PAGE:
Google and Unacast Glean GPS Location Data from Your Cellphones Helping Governments Enforce Stay-at-Home Orders
Google announced in a blog post that it is tracking people’s movemnets using phone location data to help governments track stay-at-home orders. They are the only one. An public webpage launched by a Norwegian company is tracking and reporting the location of US citizens via their data collected from their own smartphones. Unacast, Inc. based in Norway is using GPS location data from people’s smartphones and displaying it on their Social Distancing Scoreboard. Now state governments are using it to track and enforce their stay-at-home measures. States are scored with a grading system, with an A to F rating, to judge the mobility of their residents. It can also be used to see where people are congregating.
Unacast silently collects data in the background of “free” games, apps, social media sites, weather apps, and others installed on smartphones. The collection and distribution of data is legal (though highly questionable) through seldom read and usually confusing user agreements. Privacy advocates consider this to be “surveillance” technology.” Unacast does not focus on world health as the focus of their day job. According to the company’s website they track people and sell aggregate date to retail, travel, tourism, marketing, and real estate clients. “Our clients use human mobility data to expand their understanding of customers beyond their doors.” states Unacast’s website, the company helps clients “identify areas of opportunity across marketing, real estate and operations.”
As of today, Unacast gave the entire United States a B minus or below with the exception of the District of Columbia.
State agencies like The Kansas Department of Health and Environment are using Unacast’s a Social Distancing Scoreboard to monitoring how citizens are complying with the stay-at-home orders. This prompted the Kansas Justice Institute to inquire about whether there was a contract in place to monitor citizens.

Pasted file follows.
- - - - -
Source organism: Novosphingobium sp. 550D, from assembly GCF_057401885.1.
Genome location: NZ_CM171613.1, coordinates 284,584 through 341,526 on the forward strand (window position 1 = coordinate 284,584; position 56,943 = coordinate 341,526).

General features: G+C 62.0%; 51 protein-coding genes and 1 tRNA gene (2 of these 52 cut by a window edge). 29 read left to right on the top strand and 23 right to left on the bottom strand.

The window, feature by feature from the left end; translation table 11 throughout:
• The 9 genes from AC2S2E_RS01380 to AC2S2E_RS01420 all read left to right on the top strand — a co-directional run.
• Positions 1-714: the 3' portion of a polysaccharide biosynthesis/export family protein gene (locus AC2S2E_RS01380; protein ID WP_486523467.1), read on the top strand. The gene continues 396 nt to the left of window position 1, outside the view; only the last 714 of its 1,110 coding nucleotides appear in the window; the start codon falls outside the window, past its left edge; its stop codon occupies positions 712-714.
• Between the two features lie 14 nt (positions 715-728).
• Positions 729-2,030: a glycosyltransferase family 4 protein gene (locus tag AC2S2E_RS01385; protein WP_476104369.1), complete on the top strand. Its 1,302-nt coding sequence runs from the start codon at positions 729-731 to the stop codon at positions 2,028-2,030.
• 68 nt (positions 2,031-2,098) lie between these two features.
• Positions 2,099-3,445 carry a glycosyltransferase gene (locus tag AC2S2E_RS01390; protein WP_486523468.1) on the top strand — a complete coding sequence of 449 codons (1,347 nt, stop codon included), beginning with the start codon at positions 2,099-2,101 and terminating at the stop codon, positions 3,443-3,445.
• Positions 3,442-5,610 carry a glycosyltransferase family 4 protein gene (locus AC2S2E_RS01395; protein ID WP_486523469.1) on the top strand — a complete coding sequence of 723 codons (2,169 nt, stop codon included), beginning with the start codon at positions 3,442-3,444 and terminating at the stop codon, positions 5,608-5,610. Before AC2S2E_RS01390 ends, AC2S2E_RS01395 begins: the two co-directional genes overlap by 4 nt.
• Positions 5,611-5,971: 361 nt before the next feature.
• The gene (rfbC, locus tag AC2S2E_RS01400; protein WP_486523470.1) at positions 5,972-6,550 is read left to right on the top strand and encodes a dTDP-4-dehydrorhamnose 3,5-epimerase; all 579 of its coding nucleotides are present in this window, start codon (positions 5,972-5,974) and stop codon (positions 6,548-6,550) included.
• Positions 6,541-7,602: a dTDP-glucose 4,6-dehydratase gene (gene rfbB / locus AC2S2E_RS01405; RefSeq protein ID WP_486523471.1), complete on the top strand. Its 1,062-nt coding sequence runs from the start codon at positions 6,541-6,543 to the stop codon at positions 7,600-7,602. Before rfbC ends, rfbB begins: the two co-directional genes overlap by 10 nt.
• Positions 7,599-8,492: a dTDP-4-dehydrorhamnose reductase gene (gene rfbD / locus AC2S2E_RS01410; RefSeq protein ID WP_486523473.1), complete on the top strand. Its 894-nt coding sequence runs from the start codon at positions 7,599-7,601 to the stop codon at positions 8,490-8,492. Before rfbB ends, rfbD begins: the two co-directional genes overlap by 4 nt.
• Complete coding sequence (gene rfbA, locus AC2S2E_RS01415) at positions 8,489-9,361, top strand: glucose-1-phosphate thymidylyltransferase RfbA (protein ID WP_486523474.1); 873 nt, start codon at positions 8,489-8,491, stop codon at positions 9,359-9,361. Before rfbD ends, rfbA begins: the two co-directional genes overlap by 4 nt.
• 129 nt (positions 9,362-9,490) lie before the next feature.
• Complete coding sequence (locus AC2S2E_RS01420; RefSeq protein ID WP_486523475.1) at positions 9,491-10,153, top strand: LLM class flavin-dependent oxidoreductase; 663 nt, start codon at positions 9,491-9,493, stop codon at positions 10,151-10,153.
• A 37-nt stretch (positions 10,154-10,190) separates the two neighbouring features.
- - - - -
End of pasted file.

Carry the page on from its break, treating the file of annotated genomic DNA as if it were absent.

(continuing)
Unacast’s website states, “we’ve been contacted by government officials and health policy experts at the local, state, and federal levels expressing great enthusiasm for our aggregated analysis”
Kansas has a D rating according to Unacast.
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And some questions about if government agencies or states have access to more precise or frequently updated data are mounting. According to Lawrence Journal-World ,“The publicly available data on Unacast’s website currently has a four-day lag time, the company noted on its website, while Norman said the data he had access to updated every other day. The post refers to Kansas Health Secretary Dr. Lee Norman.
You Are Being Surveilled
You are being surveilled courtesy of your own smartphone. Although the data is supposedly, anonymized and aggregated this is a real concern for data privacy advocates. Firms like Unacast can be sketchy because they’re collecting locations without consent from people. Basically, your cell phone location data is being used to track your movements to monitor whether you are complying with social distancing requirements under the guise of fighting the spread of COVID-19 — requirements that people nationwide are still getting accustomed to.
Locaiton tracking presents privacy issues because the people being surveilled rarely realize that their location and history were being used by companies like Unacast for tracking and reporting.
Google Is Also Tracking and Reporting Your Location
Not to be outdone Google has also created “mobility reports” avaialble for download to assess the movements of citizens. Google aggregates location data from a number of web properties and apps they own – including the obvious Google Maps, but also from other apps like YouTube, Chrome web browser, the Play Store, Google Wallet, Photos that use location data to tag places, and Gmail.
“For these reports, we use differential privacy, which adds artificial noise to our datasets enabling high quality results without identifying any individual person,” Google writes. “The insights are created with aggregated, anonymized sets of data from users who have turned on the Location History setting, which is off by default.”
The reports consist of per country, or per state, downloads (with 131 countries covered initially), further broken down into regions/counties — with Google offering an analysis of how community mobility has changed vs a baseline average before COVID-19 arrived to change everything.